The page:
Patients with PCOS were identified from registers of the outpatient and the imaging departments and were subsequently contacted and invited to participate in the study. Control subjects were recruited amongst hospital visitors and by invitation through posters posted on social networks. After obtaining informed consent and checking the selection criteria, anthropometric and clinical data were collected. Blood samples were collected in the morning after 12 hours of overnight fasting. Plasma glucose measurement was performed immediately by God-PAP enzymatic colorimetric method (BIOLABO® kit, Paris, France), with a lower limit of detection of 0.10 g/L, an intra-assay coefficient of variation (C.V) between 1.3–0.67% for normal-high rate, and an inter-assay C.V between 1.2–1.06 for normal-high rate. C peptide and IL-6 levels were measured by indirect sandwich Enzyme Linked Immuno-Sorbent Assay (ELISA) method (ELABSCIENCE® kit, Houston, TX), with a lower limit of detection of 7.81 pg/mL. C peptide had an intra-assay C.V between 4.4–5.54%, and an inter-assay C.V between 4.52–5.58, whereas the intra-assay C.V of IL6 was between 3.71–6.72%, and inter-assay C.V between 3.39–6.61. High sensitivity CRP level was evaluated by a direct immunofluorescence method (Ichroma™ kit, Boditech Med Inc, Chuncheon, Gangwon, South Korea), with a lower limit of detection of 0.5 mg/L. For intra-Lot Precision, C.V is ≤15%, and for inter-Lot Precision, C.V is ≤15%. We used the Homeostasis Model Assessment of Insulin Resistance (HOMA-IR) index to assess insulin resistance, which was measured by multiplying fasting plasma glucose (mmol/L) by fasting serum insulin (mUI/L) divided by 22.5, where the insulin level was replaced by the C peptide.14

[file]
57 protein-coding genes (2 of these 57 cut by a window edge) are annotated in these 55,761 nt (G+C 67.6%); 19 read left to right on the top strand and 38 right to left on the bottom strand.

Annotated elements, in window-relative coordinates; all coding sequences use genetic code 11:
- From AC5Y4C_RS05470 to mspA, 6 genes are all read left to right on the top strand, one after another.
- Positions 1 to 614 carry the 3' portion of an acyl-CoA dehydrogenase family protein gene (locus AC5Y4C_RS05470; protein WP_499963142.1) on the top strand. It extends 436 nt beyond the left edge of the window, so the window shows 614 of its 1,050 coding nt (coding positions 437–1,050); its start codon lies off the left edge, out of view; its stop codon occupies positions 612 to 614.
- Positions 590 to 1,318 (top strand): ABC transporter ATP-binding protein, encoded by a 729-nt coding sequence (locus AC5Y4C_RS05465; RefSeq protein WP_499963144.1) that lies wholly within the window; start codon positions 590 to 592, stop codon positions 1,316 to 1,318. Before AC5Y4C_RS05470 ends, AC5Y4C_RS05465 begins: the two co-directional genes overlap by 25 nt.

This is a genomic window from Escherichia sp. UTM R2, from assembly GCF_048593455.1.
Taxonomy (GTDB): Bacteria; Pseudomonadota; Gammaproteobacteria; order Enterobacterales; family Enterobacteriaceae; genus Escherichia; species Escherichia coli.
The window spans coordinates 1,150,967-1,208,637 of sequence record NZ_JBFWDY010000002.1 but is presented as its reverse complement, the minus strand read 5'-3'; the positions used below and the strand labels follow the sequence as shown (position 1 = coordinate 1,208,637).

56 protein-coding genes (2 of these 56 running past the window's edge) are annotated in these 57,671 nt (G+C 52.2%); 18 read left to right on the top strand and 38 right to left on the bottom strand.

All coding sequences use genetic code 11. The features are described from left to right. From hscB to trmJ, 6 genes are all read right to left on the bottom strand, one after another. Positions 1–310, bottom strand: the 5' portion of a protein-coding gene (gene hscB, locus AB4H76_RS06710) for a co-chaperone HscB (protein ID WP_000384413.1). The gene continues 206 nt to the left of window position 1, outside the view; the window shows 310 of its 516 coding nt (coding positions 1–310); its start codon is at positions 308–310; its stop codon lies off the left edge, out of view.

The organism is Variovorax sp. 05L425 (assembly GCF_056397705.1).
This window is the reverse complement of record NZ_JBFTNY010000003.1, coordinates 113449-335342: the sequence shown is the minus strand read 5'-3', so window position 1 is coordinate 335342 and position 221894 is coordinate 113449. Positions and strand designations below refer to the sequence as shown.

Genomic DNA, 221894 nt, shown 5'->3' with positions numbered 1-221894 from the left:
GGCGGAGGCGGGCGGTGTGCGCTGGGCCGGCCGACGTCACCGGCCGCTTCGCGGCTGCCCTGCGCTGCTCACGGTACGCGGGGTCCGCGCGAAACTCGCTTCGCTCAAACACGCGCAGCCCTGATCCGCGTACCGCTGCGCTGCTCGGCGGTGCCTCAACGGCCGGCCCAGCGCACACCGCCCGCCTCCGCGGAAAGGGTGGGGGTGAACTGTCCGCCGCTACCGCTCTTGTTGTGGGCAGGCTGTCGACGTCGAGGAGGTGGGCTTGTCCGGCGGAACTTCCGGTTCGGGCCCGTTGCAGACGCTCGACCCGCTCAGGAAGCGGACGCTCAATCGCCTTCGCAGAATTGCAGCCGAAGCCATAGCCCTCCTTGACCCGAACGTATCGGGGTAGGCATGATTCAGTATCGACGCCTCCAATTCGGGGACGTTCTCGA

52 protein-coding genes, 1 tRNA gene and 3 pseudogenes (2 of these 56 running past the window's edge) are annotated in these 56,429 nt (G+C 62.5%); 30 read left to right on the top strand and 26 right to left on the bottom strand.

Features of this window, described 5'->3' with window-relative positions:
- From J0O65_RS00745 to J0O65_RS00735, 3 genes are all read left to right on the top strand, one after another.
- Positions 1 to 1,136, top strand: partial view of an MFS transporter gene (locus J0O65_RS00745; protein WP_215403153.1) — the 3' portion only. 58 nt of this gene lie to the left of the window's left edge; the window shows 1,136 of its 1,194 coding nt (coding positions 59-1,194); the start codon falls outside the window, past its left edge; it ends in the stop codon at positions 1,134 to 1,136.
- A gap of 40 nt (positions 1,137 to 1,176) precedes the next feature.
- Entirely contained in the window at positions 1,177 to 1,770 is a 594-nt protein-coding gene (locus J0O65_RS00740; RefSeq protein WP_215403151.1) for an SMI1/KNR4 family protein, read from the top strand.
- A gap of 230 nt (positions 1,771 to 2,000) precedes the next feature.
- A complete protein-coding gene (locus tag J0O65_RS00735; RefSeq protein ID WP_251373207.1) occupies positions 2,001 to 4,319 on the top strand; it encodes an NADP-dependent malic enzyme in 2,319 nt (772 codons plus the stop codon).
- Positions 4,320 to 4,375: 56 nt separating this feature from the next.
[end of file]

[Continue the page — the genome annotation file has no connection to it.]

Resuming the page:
Data were analyzed using Statistical Package for Social Sciences Version 23.0 (IBM SPSS Statistics for Windows, Version 23.0. Armonk, NY: IBM Corp). Continuous variables were summarized as mean±Standard Deviation (SD) or median [25th–75th percentiles], for normally distributed and skewed quantitative data, respectively, while categorical variables were reported as counts and percentages. The Chi-square test was used to study the association between categorical variables. We used the Student’s T-test and non-parametric tests (Mann–Whitney U-test, Kruskal–Wallis test) for group’s comparison of quantitative variables. Spearman correlation test was used to assess the linear association between skewed quantitative data. A p-value less than 0.05 was considered statistically significant. The minimal size for the study was calculated using the formula of Charan and Biswas with α=5% and β=10%.15 We used data from the study of Hu et al16 in 2011 in China, with CRP values of 1.9±2.0 mg/L for PCOS women versus 0.9±0.8 mg/L for healthy women.
We enrolled 32 women with PCOS with a mean±SD age of 26.69±4.69 years and a mean BMI of 28.94±7.78 Kg/m2. About a third of the women were overweight (BMI=25–29.9 Kg/m2) and 37.4% were obese (BMI>30 Kg/m2), with the same proportions in both groups. Regarding the phenotypes of PCOS women, 50% (16/32) had phenotype A (Dysovulation | Hyperandrogenism | Polycystic ovaries), 18.75% (6/32) phenotype B (Dysovulation | Hyperandrogenism), 9.38% (3/32) phenotype C (Hyperandrogenism | Polycystic ovaries), and 21.88% (7/32) phenotype D (Dysovulation | Polycystic ovaries). Women with PCOS presented a higher waist-to-hip ratio (WHR) compared to control subjects (0.93±0.12 vs. 0.82±0.09; p<0.001). The clinical characteristics of participants are shown in Table 1.